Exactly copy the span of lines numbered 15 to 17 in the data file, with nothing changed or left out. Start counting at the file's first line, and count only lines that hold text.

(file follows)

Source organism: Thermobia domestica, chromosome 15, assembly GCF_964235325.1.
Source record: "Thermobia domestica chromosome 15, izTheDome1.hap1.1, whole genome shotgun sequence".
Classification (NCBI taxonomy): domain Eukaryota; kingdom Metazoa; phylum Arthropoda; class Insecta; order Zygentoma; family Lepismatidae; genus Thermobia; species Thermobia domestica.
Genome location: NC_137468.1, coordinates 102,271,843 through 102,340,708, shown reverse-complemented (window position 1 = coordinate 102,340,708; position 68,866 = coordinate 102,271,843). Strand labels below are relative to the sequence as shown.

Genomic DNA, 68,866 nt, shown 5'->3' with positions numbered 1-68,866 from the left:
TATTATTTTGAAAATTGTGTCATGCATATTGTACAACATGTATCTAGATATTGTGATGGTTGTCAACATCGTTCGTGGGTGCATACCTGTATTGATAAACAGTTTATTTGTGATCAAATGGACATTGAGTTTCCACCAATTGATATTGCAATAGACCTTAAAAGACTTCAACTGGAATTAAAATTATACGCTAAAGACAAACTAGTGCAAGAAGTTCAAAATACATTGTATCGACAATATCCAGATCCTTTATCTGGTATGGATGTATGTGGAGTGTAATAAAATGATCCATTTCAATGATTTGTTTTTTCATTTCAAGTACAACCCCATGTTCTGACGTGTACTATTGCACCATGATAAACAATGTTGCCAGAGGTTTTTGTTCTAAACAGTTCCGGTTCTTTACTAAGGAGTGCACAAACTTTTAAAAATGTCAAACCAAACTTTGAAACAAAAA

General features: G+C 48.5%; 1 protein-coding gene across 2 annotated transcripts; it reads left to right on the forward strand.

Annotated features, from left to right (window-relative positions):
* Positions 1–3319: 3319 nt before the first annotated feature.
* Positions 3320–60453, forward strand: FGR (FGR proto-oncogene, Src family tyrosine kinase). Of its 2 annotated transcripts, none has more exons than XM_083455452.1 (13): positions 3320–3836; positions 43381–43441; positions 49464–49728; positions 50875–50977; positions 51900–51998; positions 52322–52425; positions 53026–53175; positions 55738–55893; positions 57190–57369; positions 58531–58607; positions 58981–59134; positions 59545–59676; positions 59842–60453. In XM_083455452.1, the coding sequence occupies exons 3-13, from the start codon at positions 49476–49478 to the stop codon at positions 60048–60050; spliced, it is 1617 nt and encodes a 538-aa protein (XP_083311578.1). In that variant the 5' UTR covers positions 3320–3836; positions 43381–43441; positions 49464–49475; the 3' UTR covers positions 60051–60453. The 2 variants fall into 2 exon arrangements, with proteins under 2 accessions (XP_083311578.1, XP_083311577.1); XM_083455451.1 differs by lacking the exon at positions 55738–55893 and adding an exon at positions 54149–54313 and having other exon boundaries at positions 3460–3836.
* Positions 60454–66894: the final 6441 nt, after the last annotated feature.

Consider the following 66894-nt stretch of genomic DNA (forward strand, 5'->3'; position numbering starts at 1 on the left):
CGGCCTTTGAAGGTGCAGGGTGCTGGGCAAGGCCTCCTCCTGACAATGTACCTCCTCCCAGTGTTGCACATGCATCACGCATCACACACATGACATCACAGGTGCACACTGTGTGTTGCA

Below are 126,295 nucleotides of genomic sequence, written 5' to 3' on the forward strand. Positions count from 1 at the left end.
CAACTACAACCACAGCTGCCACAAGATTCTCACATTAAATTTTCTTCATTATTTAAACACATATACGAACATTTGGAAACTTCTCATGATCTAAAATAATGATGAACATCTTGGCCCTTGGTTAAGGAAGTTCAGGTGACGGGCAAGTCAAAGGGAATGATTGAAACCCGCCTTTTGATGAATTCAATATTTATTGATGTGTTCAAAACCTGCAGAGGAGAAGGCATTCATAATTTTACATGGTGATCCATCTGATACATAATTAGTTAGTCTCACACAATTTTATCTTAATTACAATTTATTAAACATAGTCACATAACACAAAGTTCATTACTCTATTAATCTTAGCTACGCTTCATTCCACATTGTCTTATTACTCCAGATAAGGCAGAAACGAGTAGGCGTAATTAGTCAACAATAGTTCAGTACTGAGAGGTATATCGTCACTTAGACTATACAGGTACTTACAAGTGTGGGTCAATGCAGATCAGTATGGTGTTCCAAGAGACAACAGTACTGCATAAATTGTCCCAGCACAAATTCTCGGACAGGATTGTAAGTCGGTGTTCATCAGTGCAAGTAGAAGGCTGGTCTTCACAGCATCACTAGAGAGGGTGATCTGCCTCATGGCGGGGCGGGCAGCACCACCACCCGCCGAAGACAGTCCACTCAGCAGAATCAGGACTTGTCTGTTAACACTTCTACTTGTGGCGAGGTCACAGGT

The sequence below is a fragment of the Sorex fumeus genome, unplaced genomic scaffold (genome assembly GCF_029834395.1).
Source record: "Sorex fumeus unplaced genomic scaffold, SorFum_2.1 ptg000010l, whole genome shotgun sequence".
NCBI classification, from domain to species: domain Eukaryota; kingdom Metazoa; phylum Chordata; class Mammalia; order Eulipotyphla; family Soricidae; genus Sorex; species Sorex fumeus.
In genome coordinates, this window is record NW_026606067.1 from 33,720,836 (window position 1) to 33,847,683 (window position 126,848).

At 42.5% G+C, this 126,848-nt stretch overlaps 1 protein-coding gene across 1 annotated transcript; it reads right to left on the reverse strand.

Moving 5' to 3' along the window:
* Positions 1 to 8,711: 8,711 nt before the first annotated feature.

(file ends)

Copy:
CAACTACAACCACAGCTGCCACAAGATTCTCACATTAAATTTTCTTCATTATTTAAACACATATACGAACATTTGGAAACTTCTCATGATCTAAAATAATGATGAACATCTTGGCCCTTGGTTAAGGAAGTTCAGGTGACGGGCAAGTCAAAGGGAATGATTGAAACCCGCCTTTTGATGAATTCAATATTTATTGATGTGTTCAAAACCTGCAGAGGAGAAGGCATTCATAATTTTACATGGTGATCCATCTGATACATAATTAGTTAGTCTCACACAATTTTATCTTAATTACAATTTATTAAACATAGTCACATAACACAAAGTTCATTACTCTATTAATCTTAGCTACGCTTCATTCCACATTGTCTTATTACTCCAGATAAGGCAGAAACGAGTAGGCGTAATTAGTCAACAATAGTTCAGTACTGAGAGGTATATCGTCACTTAGACTATACAGGTACTTACAAGTGTGGGTCAATGCAGATCAGTATGGTGTTCCAAGAGACAACAGTACTGCATAAATTGTCCCAGCACAAATTCTCGGACAGGATTGTAAGTCGGTGTTCATCAGTGCAAGTAGAAGGCTGGTCTTCACAGCATCACTAGAGAGGGTGATCTGCCTCATGGCGGGGCGGGCAGCACCACCACCCGCCGAAGACAGTCCACTCAGCAGAATCAGGACTTGTCTGTTAACACTTCTACTTGTGGCGAGGTCACAGGT

The sequence below is a fragment of the Sorex fumeus genome, unplaced genomic scaffold (genome assembly GCF_029834395.1).
Source record: "Sorex fumeus unplaced genomic scaffold, SorFum_2.1 ptg000010l, whole genome shotgun sequence".